Now, I wasn't about to go and write HermanaMayor's paper for her or anything (plus, I hadn't read the book, so it wouldn't have done much good), but I thought maybe I'd write something that would give her an idea on what she could write, as that was what her problem was in the first place. So going from the outline that she wrote, just started writing whatever popped into my head. The result was the following paragraph:

"Sebald’s setting in his novel, however, is so ambiguous that even Sebald himself has trouble keeping up with it. This is evident by his cries of 'and what was I talking about again?' and 'Who am I? What is my purpose in life? I need to get 112 pages out to my publisher by Monday and all I have so far are two sentences about how Vogel ate a carrot for breakfast. So I think I’m going to change the setting around here, mainly because I forgot where we were last time' (156, 9875). In the novel, the main character seems to be in this setting, by page 76, however, he is obviously not there anymore, as he talks about being on a beach and going surfing when before we thought he was in Minnesota sipping tea with grandma. By page 145, the setting seems to have changed again, when Sebald describes a violent snowstorm, causing the reader to wonder how it could possibly snow on the beach. When confronted with a seemingly nonsensical setting such as this, the reader can become confused and want to throw the book at a despised enemy or treasured loved one, but luckily Sebald has enough writing skill to keep the setting ambiguous in a way that is more confusing than enraging, or otherwise he would probably be sued for malpractice. This creates a somewhat ethereal effect on the reader, as the setting turns into some kind of dreamy wasteland full of billy goats and hippies. There is obviously a reason as to why Sebald decides to do this, and this is what I’m eventually getting to. The reason is simply that Sebald hates us and wants us to die without running the risk of being sued for malpractice. I guess that if you want a narrator who loves you, you’d have better luck reading Dr. Seuss."

Okay, so I was probably having too much fun with that, but there you go. Classic words straight from the brain of Cecily Jane.

In the meantime, HermanaMayor actually helped me find some useful articles. Go figure.

Regards, best wishes, and the sebald code,

-Cecily Jane

*This leads to the misconception that either we are exactly alike or that I was so desperate to choose a major that I just copied her. First of all, there are many big differences between HermanaMayor and I, even in the way in which we each approach the major. For example, I can spell. She can't. She does outlines and pre-writing. I don't. She is on the reading side, and hates writing, while I push myself through the reading so I can get to the writing that I love so darn much. In the end, she's going to law school, and I'm hopefully going to sell a book, so yeah, we've got some differences there. Secondly, it took me three years to choose my major because I really didn't want to choose the major my HermanaMayor chose. I chose the English major because I tried doing just about everything else and it just wasn't working. After that, I avoided actually declaring my major until the beginning of my fourth year of college because I was so embarrassed about having the same major as my sister. So there.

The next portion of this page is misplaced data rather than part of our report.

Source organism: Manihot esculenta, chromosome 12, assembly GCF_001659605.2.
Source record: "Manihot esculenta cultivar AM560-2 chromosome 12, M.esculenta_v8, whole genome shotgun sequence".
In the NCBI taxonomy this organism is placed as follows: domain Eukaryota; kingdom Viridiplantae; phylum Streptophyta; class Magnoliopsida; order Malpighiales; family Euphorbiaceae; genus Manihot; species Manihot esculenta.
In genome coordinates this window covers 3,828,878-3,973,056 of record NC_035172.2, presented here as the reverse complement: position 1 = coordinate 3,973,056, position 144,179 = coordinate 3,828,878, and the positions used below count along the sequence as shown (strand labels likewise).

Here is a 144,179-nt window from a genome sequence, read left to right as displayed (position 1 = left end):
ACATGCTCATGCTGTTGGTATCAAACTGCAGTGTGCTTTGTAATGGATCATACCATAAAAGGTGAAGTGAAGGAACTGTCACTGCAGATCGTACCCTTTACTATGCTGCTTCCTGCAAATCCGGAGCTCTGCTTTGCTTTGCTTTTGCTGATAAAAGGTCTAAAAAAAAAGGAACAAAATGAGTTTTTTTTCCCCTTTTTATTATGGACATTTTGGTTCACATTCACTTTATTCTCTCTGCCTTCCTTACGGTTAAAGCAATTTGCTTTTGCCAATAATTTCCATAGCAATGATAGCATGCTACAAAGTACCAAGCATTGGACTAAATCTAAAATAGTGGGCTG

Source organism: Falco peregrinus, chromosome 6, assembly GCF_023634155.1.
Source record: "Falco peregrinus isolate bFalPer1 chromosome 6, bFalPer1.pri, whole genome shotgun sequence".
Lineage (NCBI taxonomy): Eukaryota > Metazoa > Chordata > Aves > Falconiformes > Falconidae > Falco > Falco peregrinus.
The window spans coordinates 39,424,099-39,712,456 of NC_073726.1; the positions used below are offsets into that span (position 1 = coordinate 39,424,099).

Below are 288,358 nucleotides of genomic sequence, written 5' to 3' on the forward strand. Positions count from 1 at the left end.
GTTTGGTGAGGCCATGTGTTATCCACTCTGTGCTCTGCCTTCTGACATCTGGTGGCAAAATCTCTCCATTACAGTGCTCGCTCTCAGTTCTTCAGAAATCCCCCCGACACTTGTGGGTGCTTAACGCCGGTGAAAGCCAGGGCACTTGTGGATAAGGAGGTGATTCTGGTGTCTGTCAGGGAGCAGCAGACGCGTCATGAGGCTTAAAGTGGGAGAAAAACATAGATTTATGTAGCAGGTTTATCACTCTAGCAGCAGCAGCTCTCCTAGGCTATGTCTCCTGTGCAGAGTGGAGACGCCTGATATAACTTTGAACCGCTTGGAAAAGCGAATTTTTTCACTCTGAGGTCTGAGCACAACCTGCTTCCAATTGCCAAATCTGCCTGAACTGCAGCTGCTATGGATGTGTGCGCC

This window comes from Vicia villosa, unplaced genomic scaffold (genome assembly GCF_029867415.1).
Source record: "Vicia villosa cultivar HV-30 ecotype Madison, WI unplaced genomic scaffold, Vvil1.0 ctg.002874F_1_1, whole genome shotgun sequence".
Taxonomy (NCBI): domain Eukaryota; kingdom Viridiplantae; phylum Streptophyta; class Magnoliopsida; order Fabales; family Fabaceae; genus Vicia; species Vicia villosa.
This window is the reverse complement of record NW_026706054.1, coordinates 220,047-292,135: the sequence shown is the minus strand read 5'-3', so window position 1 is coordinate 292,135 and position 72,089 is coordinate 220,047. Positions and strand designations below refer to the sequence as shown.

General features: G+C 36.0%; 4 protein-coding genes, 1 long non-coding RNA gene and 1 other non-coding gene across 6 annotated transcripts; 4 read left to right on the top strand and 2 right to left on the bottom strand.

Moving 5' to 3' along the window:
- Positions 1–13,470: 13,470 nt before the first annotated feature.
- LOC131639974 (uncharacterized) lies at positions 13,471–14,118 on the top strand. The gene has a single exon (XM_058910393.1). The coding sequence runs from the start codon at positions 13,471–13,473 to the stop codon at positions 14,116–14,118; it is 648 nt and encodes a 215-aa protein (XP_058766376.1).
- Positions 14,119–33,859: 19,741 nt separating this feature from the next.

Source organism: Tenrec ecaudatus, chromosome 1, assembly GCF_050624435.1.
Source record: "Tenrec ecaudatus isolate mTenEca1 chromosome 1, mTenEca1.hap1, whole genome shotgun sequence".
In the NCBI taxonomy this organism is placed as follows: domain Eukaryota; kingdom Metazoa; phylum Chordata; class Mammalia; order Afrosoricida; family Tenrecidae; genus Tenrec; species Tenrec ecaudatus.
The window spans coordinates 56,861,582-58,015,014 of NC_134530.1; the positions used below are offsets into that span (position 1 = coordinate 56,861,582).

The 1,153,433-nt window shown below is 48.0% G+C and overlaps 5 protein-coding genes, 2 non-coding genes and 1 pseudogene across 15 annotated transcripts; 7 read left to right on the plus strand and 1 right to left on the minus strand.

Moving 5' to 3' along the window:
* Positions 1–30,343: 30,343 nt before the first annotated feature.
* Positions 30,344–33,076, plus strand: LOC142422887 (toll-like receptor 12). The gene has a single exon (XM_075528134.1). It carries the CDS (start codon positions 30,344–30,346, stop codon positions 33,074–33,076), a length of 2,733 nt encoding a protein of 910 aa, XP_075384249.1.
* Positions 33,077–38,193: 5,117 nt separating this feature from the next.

Tuesday, June 12, 2007

You Know You Live in Utah When . . .

My Dear Reader,

You know you live in Utah when your hair is bigger than your waist, or when your best hair products are high in protein and cholesterol and come from the fridge.

You know you live in Utah when the weather report is the most exciting part of the 11:00 news.

You know you live in Utah when you go to see what they have to sell at the sell, or you just bought a new four-weller, or you want to praise the lard and sing all hell to Jesus' name.

You know you live in Utah when you put the play in pleasure.

You know you live in Utah when you start talking about Relief Society or Nephi or BYU in the supermarket and the people around you actually know what you're talking about.

You know you live in Utah when everyone around you asks what it's like to be an only child.

You know you live in Utah when you and your soda pop are on a last-name basis.

You know you live in Utah whenever anyone utters the phrase "Oh my heck!"

You know you live in Utah when you get brownies at your doorstep at least once a week, or when you're sick and five separate people show up at your door with chicken soup.

You know you live in Utah when you only have to lock your doors on Sunday during church.

You know you live in Utah when your neighbor gives you a 2-liter of root beer dressed up as Rudolph for Christmas*.

You know you live in Utah when you consider hanging out a sin, or when you're over 20 and single and people give a care.

You know you live in Utah when a question asked is not as important as the creative way in which it was presented.

You know you live in Utah when everyone plays some kind of musical instruments, or when the ward actually has talent.

You know you live in Utah when people use apostasize as a verb and recommend as a noun as if they're actually supposed to be used that way.

You know you live in Utah when people pass on the right, run red lights, and think of turning signals as an added bonus.

You know you're in Utah when license plate frames that say things like RULDS2? are completely pointless.


Regards, best wishes, and signs of warning,


-Cecily Jane